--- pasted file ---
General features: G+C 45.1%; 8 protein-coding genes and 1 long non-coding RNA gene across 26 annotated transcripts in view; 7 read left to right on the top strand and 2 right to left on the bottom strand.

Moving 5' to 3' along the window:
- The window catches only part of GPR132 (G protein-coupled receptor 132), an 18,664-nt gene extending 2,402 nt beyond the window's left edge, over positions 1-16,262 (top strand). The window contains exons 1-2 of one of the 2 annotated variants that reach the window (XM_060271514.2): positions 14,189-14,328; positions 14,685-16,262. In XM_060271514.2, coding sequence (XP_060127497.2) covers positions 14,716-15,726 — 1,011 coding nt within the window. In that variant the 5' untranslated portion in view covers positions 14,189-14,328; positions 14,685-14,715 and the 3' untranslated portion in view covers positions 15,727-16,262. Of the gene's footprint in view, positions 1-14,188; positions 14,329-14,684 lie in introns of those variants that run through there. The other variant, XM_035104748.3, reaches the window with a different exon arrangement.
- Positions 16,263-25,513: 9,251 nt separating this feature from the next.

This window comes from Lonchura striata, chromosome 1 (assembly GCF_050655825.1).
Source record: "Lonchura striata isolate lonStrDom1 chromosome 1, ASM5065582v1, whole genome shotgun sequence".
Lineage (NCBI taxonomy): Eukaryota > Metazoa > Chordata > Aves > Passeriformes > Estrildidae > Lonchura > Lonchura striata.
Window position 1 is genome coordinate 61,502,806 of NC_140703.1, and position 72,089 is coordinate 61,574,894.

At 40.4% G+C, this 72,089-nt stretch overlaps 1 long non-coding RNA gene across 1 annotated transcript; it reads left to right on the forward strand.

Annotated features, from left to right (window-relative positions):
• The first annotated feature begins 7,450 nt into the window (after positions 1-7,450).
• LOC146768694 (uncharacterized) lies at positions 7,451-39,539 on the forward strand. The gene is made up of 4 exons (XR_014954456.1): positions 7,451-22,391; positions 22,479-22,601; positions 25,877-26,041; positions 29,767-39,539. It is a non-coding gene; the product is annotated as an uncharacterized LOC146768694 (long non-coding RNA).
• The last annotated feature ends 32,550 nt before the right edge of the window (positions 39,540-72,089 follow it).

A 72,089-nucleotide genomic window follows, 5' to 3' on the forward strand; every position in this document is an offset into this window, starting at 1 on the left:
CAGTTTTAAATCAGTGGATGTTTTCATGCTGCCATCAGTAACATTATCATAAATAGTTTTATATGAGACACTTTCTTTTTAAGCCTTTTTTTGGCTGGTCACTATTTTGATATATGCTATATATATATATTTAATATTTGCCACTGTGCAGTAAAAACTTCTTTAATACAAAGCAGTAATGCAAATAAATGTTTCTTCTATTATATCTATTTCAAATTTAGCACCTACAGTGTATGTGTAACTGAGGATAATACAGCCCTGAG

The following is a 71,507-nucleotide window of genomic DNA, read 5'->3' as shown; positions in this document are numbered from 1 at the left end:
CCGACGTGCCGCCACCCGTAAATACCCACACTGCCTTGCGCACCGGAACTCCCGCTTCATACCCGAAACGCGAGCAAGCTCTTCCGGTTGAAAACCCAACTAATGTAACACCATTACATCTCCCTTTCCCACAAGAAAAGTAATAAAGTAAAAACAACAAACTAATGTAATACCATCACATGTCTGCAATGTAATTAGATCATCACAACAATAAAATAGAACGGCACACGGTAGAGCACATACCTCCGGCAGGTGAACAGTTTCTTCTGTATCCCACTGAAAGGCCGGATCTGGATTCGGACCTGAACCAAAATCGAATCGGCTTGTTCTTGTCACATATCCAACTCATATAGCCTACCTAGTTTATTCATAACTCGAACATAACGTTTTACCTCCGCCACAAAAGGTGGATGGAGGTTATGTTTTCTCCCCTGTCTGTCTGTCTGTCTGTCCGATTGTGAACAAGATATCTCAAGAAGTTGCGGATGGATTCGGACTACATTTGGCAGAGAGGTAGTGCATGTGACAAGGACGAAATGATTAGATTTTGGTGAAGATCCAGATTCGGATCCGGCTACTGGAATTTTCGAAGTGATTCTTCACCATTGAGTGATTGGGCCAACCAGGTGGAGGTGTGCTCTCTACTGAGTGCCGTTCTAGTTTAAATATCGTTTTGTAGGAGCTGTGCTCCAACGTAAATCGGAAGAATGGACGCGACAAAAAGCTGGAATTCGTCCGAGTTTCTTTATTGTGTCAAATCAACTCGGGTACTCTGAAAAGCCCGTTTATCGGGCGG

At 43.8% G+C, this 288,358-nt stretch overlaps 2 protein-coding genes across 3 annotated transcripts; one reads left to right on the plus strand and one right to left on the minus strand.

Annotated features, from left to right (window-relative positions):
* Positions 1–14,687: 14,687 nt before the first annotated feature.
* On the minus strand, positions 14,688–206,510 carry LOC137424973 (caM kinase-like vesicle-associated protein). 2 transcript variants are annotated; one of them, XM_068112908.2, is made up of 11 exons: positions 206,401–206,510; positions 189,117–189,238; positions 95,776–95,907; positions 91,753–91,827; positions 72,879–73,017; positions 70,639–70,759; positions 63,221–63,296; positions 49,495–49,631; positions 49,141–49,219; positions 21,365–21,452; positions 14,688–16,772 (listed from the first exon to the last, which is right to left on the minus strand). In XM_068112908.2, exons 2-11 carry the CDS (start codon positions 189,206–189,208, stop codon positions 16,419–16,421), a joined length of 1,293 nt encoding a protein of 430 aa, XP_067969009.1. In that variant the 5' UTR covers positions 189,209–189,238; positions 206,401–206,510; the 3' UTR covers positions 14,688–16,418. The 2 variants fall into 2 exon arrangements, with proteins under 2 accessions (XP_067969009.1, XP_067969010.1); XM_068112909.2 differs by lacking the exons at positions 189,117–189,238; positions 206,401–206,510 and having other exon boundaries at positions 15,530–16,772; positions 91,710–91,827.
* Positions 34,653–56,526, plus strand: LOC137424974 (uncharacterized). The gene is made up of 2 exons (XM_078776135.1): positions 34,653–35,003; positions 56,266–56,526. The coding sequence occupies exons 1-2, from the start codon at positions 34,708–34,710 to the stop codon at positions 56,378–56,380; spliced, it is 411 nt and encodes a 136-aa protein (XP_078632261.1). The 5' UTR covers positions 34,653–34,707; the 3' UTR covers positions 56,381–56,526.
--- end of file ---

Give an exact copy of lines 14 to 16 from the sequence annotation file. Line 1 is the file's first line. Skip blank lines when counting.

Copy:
A 72,089-nucleotide genomic window follows, 5' to 3' on the forward strand; every position in this document is an offset into this window, starting at 1 on the left:
CAGTTTTAAATCAGTGGATGTTTTCATGCTGCCATCAGTAACATTATCATAAATAGTTTTATATGAGACACTTTCTTTTTAAGCCTTTTTTTGGCTGGTCACTATTTTGATATATGCTATATATATATATTTAATATTTGCCACTGTGCAGTAAAAACTTCTTTAATACAAAGCAGTAATGCAAATAAATGTTTCTTCTATTATATCTATTTCAAATTTAGCACCTACAGTGTATGTGTAACTGAGGATAATACAGCCCTGAG

The following is a 71,507-nucleotide window of genomic DNA, read 5'->3' as shown; positions in this document are numbered from 1 at the left end: